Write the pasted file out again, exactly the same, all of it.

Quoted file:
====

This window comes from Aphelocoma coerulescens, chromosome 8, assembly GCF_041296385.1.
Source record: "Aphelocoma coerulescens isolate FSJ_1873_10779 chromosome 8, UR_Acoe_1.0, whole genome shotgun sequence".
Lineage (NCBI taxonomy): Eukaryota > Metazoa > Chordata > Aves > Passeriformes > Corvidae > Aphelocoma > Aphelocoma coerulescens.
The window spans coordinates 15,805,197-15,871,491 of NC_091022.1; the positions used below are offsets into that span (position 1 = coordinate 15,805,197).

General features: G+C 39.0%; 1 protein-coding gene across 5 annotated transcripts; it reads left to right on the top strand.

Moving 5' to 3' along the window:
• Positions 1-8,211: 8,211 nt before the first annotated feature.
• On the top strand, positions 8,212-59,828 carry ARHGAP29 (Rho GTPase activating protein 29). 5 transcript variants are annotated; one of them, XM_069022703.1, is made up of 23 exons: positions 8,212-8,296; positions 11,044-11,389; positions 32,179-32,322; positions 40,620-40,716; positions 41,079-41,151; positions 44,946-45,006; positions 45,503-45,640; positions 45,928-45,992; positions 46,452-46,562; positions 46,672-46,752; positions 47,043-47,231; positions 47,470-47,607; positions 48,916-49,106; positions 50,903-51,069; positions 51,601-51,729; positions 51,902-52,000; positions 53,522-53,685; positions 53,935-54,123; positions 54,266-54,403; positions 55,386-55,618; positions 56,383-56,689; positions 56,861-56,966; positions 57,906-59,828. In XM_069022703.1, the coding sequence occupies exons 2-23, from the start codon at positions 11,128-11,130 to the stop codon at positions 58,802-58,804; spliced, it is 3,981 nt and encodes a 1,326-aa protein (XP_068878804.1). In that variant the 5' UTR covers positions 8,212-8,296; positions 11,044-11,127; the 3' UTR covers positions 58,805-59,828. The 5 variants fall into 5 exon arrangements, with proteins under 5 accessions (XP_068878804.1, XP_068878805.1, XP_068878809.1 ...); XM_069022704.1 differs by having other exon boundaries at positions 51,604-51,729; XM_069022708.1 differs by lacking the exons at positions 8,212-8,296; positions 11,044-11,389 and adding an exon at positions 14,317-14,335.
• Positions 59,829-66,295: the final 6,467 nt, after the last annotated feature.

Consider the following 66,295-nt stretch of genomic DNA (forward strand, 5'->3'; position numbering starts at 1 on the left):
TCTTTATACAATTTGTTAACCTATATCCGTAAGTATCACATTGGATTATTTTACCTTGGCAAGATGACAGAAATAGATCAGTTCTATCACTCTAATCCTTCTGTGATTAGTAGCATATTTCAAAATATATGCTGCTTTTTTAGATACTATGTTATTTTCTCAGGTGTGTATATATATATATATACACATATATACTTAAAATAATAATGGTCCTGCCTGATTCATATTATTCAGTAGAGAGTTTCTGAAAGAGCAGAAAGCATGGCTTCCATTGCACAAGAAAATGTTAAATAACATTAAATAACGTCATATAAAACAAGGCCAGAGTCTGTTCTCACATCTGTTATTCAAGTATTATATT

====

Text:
This window comes from Aphelocoma coerulescens, chromosome 8, assembly GCF_041296385.1.
Source record: "Aphelocoma coerulescens isolate FSJ_1873_10779 chromosome 8, UR_Acoe_1.0, whole genome shotgun sequence".
Lineage (NCBI taxonomy): Eukaryota > Metazoa > Chordata > Aves > Passeriformes > Corvidae > Aphelocoma > Aphelocoma coerulescens.
The window spans coordinates 15,805,197-15,871,491 of NC_091022.1; the positions used below are offsets into that span (position 1 = coordinate 15,805,197).

General features: G+C 39.0%; 1 protein-coding gene across 5 annotated transcripts; it reads left to right on the top strand.

Moving 5' to 3' along the window:
• Positions 1-8,211: 8,211 nt before the first annotated feature.
• On the top strand, positions 8,212-59,828 carry ARHGAP29 (Rho GTPase activating protein 29). 5 transcript variants are annotated; one of them, XM_069022703.1, is made up of 23 exons: positions 8,212-8,296; positions 11,044-11,389; positions 32,179-32,322; positions 40,620-40,716; positions 41,079-41,151; positions 44,946-45,006; positions 45,503-45,640; positions 45,928-45,992; positions 46,452-46,562; positions 46,672-46,752; positions 47,043-47,231; positions 47,470-47,607; positions 48,916-49,106; positions 50,903-51,069; positions 51,601-51,729; positions 51,902-52,000; positions 53,522-53,685; positions 53,935-54,123; positions 54,266-54,403; positions 55,386-55,618; positions 56,383-56,689; positions 56,861-56,966; positions 57,906-59,828. In XM_069022703.1, the coding sequence occupies exons 2-23, from the start codon at positions 11,128-11,130 to the stop codon at positions 58,802-58,804; spliced, it is 3,981 nt and encodes a 1,326-aa protein (XP_068878804.1). In that variant the 5' UTR covers positions 8,212-8,296; positions 11,044-11,127; the 3' UTR covers positions 58,805-59,828. The 5 variants fall into 5 exon arrangements, with proteins under 5 accessions (XP_068878804.1, XP_068878805.1, XP_068878809.1 ...); XM_069022704.1 differs by having other exon boundaries at positions 51,604-51,729; XM_069022708.1 differs by lacking the exons at positions 8,212-8,296; positions 11,044-11,389 and adding an exon at positions 14,317-14,335.
• Positions 59,829-66,295: the final 6,467 nt, after the last annotated feature.

Consider the following 66,295-nt stretch of genomic DNA (forward strand, 5'->3'; position numbering starts at 1 on the left):
TCTTTATACAATTTGTTAACCTATATCCGTAAGTATCACATTGGATTATTTTACCTTGGCAAGATGACAGAAATAGATCAGTTCTATCACTCTAATCCTTCTGTGATTAGTAGCATATTTCAAAATATATGCTGCTTTTTTAGATACTATGTTATTTTCTCAGGTGTGTATATATATATATATACACATATATACTTAAAATAATAATGGTCCTGCCTGATTCATATTATTCAGTAGAGAGTTTCTGAAAGAGCAGAAAGCATGGCTTCCATTGCACAAGAAAATGTTAAATAACATTAAATAACGTCATATAAAACAAGGCCAGAGTCTGTTCTCACATCTGTTATTCAAGTATTATATT